It’s the classic second album situation where they’ve had their whole life to make the first one and then they have six months to write the second one. “Let Her Go” is on my fifth album so I already had a back catalogue for people to explore. Then by the time I finished the “Let Her Go” tour, which lasted for two years, I had Whispers One and Two ready to go. So I think that really helps because you don’t ever feel the pressure. If you write it’s a bonus—it’s not a necessity—and I think that’s a really good place to be. It just frees your thinking brain up to let your creative side take over.

Actually letting go in a collaborative situation is a really important thing to be able to do…not taking too much control and just trusting the people you have involved to do a great job. It frees me up to concentrate on what I’m doing.

So you mentioned the breakup of the band. You’re now back with a band. So how do you think about the solo versus the collaborative experience on stage?

It’s such a different dynamic. I mean, I was 20 when the first band setup started happening. I did not have much of a vision, I didn’t really know enough about music and about myself to really know what I wanted to put out into the world. As a result, there were some older members of the band back then—they were so much more experienced, so they kind of ended up taking the lead a little bit. Looking back, I’m sure we’d all agree that wasn’t probably the right way forward because I think for any project to work, the person who’s singing in front has to really believe in it and really understand it.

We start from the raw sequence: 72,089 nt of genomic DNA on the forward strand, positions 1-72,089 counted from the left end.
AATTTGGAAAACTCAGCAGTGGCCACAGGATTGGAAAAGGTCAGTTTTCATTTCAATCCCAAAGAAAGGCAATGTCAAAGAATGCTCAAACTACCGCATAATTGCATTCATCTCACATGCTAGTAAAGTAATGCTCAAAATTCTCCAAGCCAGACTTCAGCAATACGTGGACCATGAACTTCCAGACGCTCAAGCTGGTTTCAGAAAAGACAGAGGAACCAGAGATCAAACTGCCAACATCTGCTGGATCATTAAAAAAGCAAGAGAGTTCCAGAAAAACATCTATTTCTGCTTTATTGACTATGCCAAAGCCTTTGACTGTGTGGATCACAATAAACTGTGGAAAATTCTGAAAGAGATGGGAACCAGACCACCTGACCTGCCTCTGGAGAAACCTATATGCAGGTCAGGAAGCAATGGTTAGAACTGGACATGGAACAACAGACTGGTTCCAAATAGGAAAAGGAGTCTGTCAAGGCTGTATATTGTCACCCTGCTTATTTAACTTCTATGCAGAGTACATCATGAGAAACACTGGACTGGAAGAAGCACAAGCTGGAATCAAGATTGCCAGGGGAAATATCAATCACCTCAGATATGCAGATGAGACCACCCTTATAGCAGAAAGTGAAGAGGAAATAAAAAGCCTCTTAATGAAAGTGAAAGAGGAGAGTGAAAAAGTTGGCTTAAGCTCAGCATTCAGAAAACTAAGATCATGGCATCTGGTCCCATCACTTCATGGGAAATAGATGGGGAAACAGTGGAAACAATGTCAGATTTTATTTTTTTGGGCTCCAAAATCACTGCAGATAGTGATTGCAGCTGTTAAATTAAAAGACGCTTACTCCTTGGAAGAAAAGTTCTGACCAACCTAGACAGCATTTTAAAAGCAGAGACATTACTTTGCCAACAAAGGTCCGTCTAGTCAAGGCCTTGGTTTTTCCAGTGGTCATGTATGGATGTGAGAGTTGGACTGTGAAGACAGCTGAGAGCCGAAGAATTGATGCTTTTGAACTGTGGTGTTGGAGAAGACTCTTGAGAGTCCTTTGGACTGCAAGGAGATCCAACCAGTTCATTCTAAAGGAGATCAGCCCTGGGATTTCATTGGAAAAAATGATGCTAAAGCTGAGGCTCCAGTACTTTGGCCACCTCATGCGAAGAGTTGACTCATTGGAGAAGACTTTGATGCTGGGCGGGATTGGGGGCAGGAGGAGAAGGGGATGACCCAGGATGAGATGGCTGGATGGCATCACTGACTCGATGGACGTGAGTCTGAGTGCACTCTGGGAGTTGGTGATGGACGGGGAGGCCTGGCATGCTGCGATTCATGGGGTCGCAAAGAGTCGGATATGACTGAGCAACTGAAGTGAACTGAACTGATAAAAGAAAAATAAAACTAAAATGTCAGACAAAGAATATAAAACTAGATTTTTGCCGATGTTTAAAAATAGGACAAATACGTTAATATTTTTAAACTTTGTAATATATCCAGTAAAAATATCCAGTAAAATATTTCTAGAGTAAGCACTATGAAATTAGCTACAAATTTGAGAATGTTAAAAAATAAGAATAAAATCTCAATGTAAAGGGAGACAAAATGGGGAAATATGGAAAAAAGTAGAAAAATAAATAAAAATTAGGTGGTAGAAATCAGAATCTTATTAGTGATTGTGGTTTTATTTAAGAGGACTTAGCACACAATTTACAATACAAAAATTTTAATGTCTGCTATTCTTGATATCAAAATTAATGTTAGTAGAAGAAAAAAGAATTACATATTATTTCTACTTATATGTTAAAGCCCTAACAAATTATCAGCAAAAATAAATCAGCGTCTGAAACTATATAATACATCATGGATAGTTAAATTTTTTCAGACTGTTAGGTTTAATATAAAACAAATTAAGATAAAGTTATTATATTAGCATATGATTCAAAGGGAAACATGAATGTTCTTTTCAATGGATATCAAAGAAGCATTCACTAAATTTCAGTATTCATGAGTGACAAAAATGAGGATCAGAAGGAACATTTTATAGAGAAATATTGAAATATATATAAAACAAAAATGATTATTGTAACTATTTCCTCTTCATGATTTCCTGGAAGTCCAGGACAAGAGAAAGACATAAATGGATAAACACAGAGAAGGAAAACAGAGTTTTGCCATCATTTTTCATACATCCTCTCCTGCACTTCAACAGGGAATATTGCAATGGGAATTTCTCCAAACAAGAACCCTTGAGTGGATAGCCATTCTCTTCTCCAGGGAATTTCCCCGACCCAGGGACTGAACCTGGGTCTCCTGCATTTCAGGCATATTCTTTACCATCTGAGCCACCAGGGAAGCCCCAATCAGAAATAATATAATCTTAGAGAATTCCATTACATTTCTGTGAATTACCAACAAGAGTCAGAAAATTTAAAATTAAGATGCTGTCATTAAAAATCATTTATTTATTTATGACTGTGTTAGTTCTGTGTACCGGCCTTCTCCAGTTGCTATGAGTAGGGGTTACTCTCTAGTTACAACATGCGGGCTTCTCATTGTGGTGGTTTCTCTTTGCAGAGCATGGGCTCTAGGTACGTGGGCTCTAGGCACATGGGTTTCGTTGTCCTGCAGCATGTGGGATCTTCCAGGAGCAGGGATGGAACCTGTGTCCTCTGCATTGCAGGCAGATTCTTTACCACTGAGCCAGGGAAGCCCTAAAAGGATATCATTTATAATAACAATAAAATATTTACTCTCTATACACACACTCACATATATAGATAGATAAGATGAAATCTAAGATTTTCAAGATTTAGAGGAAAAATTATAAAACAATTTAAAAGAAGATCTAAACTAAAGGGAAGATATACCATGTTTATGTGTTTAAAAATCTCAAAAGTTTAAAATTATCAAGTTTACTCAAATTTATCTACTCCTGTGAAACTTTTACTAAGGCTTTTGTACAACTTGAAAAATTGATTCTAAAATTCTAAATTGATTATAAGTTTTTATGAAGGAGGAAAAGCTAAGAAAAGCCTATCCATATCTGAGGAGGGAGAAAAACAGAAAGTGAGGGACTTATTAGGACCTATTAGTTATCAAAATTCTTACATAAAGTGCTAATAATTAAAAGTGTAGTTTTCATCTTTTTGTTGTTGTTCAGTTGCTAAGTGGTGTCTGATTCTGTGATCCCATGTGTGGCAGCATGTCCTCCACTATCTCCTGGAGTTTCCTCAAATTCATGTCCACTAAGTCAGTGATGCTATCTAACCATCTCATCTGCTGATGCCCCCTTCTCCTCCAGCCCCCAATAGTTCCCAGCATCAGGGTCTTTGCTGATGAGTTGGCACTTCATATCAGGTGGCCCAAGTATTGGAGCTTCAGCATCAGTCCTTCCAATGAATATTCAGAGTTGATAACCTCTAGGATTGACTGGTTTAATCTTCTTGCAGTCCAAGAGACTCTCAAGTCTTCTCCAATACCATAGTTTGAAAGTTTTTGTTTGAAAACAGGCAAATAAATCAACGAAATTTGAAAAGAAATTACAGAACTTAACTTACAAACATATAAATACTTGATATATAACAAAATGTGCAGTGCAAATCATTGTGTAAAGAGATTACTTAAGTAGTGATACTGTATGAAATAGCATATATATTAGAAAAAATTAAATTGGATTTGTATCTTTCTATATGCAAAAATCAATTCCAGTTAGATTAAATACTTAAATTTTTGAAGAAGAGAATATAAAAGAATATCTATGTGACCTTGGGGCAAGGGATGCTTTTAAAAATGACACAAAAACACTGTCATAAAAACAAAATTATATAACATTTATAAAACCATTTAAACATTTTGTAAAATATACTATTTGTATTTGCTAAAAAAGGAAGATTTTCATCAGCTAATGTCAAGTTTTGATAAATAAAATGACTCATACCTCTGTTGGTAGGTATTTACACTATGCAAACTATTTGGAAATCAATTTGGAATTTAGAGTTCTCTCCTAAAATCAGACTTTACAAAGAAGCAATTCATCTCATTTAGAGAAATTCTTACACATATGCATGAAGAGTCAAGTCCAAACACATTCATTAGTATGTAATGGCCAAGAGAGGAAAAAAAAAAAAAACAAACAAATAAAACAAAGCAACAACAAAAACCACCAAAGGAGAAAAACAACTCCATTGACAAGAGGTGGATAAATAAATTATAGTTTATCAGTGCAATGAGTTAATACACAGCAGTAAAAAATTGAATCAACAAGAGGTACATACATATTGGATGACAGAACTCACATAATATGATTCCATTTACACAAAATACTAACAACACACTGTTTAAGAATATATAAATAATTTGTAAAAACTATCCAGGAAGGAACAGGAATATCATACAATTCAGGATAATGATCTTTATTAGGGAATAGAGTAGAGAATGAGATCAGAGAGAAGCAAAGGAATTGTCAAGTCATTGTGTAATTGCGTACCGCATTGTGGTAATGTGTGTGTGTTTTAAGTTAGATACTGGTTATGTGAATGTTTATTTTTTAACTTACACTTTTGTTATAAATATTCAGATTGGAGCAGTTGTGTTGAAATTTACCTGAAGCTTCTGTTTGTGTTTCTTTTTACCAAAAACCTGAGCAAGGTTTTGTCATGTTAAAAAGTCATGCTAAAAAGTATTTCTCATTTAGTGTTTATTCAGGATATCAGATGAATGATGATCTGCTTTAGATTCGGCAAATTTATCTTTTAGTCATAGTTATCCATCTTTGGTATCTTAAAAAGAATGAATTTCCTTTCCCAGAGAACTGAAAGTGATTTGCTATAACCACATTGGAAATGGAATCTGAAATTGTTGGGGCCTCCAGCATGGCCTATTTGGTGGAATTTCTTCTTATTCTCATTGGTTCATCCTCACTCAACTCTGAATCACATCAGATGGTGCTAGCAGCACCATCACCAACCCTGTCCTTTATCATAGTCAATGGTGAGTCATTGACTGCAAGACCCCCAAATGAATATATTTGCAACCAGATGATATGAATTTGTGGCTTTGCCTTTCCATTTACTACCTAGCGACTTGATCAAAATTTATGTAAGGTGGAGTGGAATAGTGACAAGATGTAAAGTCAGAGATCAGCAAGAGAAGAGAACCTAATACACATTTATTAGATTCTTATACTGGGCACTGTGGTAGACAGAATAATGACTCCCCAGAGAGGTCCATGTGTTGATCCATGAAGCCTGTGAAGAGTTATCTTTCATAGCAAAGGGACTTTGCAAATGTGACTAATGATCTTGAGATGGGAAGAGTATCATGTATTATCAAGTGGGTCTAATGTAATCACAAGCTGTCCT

Any tips you’ve picked up along the way in terms of getting people to galvanize around a vision?

It’s a really interesting one. I think there needs to be someone leading it, but you also have to give people enough freedom to really sort of do what they’re good at and don’t cramp their style. Give people the freedom to do what they do best.

These guys are such good players and so tasteful as humans and musicians. I really trust them, so actually letting go in a collaborative situation is a really important thing to be able to do as well—not strangling it, not taking too much control and just trusting the people you have involved to do a great job. It frees me up to concentrate on what I’m doing, so it really works.

And how about on stage?

It’s so much easier. It was only when I put the band back together I realized how hard solo shows were.